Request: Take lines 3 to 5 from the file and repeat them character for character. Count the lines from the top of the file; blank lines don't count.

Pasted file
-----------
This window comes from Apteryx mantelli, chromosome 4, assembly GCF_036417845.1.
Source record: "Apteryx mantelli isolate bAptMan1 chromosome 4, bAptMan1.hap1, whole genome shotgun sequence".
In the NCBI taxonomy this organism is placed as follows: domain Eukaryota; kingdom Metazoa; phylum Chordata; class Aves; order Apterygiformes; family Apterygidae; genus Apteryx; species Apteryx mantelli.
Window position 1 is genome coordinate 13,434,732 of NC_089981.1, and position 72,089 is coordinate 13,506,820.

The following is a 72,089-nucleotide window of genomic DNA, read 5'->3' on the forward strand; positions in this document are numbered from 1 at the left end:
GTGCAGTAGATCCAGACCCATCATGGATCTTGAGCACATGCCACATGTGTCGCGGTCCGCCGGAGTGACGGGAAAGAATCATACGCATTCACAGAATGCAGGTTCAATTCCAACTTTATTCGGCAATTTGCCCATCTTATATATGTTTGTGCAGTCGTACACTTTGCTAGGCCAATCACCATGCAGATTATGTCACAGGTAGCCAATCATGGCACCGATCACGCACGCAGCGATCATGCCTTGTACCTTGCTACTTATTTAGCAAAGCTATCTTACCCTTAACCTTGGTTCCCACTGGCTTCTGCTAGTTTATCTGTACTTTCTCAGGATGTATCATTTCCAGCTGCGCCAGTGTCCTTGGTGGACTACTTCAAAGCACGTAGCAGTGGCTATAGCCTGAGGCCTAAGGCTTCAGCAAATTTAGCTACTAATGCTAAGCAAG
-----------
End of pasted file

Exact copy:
In the NCBI taxonomy this organism is placed as follows: domain Eukaryota; kingdom Metazoa; phylum Chordata; class Aves; order Apterygiformes; family Apterygidae; genus Apteryx; species Apteryx mantelli.
Window position 1 is genome coordinate 13,434,732 of NC_089981.1, and position 72,089 is coordinate 13,506,820.

The following is a 72,089-nucleotide window of genomic DNA, read 5'->3' on the forward strand; positions in this document are numbered from 1 at the left end: